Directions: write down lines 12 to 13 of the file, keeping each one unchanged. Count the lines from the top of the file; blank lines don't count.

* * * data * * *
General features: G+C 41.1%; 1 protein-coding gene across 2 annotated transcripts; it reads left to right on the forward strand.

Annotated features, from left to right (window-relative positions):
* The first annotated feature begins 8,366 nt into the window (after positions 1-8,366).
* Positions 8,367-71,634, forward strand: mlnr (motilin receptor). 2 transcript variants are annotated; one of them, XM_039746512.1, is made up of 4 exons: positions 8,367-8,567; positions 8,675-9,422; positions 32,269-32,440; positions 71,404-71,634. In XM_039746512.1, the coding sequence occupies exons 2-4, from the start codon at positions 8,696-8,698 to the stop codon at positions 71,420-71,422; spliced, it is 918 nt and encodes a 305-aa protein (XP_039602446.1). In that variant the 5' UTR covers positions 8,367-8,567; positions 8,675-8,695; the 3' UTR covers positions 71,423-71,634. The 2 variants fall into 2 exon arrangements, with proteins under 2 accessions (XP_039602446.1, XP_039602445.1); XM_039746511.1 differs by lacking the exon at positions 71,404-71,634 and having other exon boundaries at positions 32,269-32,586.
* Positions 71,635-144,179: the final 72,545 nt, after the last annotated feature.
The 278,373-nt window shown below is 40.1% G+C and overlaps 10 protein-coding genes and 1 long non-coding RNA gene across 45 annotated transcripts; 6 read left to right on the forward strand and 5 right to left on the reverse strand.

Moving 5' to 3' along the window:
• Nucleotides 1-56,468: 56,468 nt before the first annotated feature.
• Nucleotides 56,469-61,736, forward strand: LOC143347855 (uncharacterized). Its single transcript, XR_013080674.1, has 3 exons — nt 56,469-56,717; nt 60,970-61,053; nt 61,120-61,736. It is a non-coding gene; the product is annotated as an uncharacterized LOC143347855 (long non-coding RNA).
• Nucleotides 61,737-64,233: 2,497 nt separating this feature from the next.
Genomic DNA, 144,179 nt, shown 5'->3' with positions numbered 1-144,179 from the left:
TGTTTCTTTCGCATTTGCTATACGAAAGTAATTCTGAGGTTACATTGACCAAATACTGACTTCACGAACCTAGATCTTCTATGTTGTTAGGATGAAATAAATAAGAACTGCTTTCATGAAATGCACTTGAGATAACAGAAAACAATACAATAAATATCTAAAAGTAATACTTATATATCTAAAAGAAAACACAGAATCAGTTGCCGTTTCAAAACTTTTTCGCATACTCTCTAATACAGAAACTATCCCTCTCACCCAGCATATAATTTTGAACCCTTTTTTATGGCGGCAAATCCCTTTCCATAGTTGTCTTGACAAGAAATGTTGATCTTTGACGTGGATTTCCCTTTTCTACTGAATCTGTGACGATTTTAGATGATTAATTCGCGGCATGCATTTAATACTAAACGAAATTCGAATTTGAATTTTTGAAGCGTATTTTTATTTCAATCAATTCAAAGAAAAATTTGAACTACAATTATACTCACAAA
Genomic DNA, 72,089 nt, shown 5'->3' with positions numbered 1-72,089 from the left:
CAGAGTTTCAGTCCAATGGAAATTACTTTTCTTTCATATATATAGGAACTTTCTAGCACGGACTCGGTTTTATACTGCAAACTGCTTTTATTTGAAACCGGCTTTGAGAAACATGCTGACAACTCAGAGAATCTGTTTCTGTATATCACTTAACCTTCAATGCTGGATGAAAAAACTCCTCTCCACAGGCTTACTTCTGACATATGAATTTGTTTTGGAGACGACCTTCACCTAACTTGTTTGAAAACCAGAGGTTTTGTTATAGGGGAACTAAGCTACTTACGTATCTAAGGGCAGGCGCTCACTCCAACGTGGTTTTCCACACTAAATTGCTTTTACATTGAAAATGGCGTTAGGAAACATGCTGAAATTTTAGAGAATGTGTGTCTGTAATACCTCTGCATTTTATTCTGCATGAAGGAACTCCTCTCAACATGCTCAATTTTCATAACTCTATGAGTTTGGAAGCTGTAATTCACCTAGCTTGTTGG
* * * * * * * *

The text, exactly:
TGTTTCTTTCGCATTTGCTATACGAAAGTAATTCTGAGGTTACATTGACCAAATACTGACTTCACGAACCTAGATCTTCTATGTTGTTAGGATGAAATAAATAAGAACTGCTTTCATGAAATGCACTTGAGATAACAGAAAACAATACAATAAATATCTAAAAGTAATACTTATATATCTAAAAGAAAACACAGAATCAGTTGCCGTTTCAAAACTTTTTCGCATACTCTCTAATACAGAAACTATCCCTCTCACCCAGCATATAATTTTGAACCCTTTTTTATGGCGGCAAATCCCTTTCCATAGTTGTCTTGACAAGAAATGTTGATCTTTGACGTGGATTTCCCTTTTCTACTGAATCTGTGACGATTTTAGATGATTAATTCGCGGCATGCATTTAATACTAAACGAAATTCGAATTTGAATTTTTGAAGCGTATTTTTATTTCAATCAATTCAAAGAAAAATTTGAACTACAATTATACTCACAAA
Genomic DNA, 72,089 nt, shown 5'->3' with positions numbered 1-72,089 from the left: